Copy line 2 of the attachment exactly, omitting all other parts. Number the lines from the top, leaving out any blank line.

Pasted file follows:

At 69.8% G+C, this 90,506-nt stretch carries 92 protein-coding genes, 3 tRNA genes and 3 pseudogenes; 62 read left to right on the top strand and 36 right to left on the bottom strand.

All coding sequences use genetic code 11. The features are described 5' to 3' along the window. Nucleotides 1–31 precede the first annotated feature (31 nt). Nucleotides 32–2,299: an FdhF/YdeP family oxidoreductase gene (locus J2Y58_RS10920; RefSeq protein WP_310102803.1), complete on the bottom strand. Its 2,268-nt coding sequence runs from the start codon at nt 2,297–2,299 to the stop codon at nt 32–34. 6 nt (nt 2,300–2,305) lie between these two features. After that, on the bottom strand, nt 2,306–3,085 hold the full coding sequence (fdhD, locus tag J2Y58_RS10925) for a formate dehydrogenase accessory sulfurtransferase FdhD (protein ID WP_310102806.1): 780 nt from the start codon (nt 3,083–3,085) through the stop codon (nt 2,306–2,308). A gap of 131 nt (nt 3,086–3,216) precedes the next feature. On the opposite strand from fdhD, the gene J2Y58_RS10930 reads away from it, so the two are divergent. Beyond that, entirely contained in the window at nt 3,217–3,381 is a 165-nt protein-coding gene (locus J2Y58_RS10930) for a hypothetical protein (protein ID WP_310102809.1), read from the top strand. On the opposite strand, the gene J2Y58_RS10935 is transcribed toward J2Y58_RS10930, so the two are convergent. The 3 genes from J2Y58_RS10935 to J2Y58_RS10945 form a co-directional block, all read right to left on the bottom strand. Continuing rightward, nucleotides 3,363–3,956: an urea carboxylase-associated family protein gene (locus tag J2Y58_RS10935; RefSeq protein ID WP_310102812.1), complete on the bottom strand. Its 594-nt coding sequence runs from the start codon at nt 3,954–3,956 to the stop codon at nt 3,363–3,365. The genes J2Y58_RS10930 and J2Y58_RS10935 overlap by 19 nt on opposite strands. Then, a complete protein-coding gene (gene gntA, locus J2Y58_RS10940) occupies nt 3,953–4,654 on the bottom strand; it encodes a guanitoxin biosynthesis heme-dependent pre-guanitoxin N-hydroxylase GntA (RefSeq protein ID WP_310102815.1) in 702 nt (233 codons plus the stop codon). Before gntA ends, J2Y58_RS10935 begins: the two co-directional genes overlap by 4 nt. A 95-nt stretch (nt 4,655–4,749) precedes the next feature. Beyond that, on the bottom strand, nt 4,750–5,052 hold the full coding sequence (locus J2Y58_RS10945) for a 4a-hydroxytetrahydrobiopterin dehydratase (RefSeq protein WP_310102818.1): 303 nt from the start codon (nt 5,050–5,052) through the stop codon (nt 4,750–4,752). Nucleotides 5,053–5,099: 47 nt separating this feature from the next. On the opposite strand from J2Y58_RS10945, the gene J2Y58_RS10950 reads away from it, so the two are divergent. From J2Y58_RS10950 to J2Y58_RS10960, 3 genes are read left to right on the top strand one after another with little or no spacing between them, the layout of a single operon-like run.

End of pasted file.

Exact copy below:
All coding sequences use genetic code 11. The features are described 5' to 3' along the window. Nucleotides 1–31 precede the first annotated feature (31 nt). Nucleotides 32–2,299: an FdhF/YdeP family oxidoreductase gene (locus J2Y58_RS10920; RefSeq protein WP_310102803.1), complete on the bottom strand. Its 2,268-nt coding sequence runs from the start codon at nt 2,297–2,299 to the stop codon at nt 32–34. 6 nt (nt 2,300–2,305) lie between these two features. After that, on the bottom strand, nt 2,306–3,085 hold the full coding sequence (fdhD, locus tag J2Y58_RS10925) for a formate dehydrogenase accessory sulfurtransferase FdhD (protein ID WP_310102806.1): 780 nt from the start codon (nt 3,083–3,085) through the stop codon (nt 2,306–2,308). A gap of 131 nt (nt 3,086–3,216) precedes the next feature. On the opposite strand from fdhD, the gene J2Y58_RS10930 reads away from it, so the two are divergent. Beyond that, entirely contained in the window at nt 3,217–3,381 is a 165-nt protein-coding gene (locus J2Y58_RS10930) for a hypothetical protein (protein ID WP_310102809.1), read from the top strand. On the opposite strand, the gene J2Y58_RS10935 is transcribed toward J2Y58_RS10930, so the two are convergent. The 3 genes from J2Y58_RS10935 to J2Y58_RS10945 form a co-directional block, all read right to left on the bottom strand. Continuing rightward, nucleotides 3,363–3,956: an urea carboxylase-associated family protein gene (locus tag J2Y58_RS10935; RefSeq protein ID WP_310102812.1), complete on the bottom strand. Its 594-nt coding sequence runs from the start codon at nt 3,954–3,956 to the stop codon at nt 3,363–3,365. The genes J2Y58_RS10930 and J2Y58_RS10935 overlap by 19 nt on opposite strands. Then, a complete protein-coding gene (gene gntA, locus J2Y58_RS10940) occupies nt 3,953–4,654 on the bottom strand; it encodes a guanitoxin biosynthesis heme-dependent pre-guanitoxin N-hydroxylase GntA (RefSeq protein ID WP_310102815.1) in 702 nt (233 codons plus the stop codon). Before gntA ends, J2Y58_RS10935 begins: the two co-directional genes overlap by 4 nt. A 95-nt stretch (nt 4,655–4,749) precedes the next feature. Beyond that, on the bottom strand, nt 4,750–5,052 hold the full coding sequence (locus J2Y58_RS10945) for a 4a-hydroxytetrahydrobiopterin dehydratase (RefSeq protein WP_310102818.1): 303 nt from the start codon (nt 5,050–5,052) through the stop codon (nt 4,750–4,752). Nucleotides 5,053–5,099: 47 nt separating this feature from the next. On the opposite strand from J2Y58_RS10945, the gene J2Y58_RS10950 reads away from it, so the two are divergent. From J2Y58_RS10950 to J2Y58_RS10960, 3 genes are read left to right on the top strand one after another with little or no spacing between them, the layout of a single operon-like run.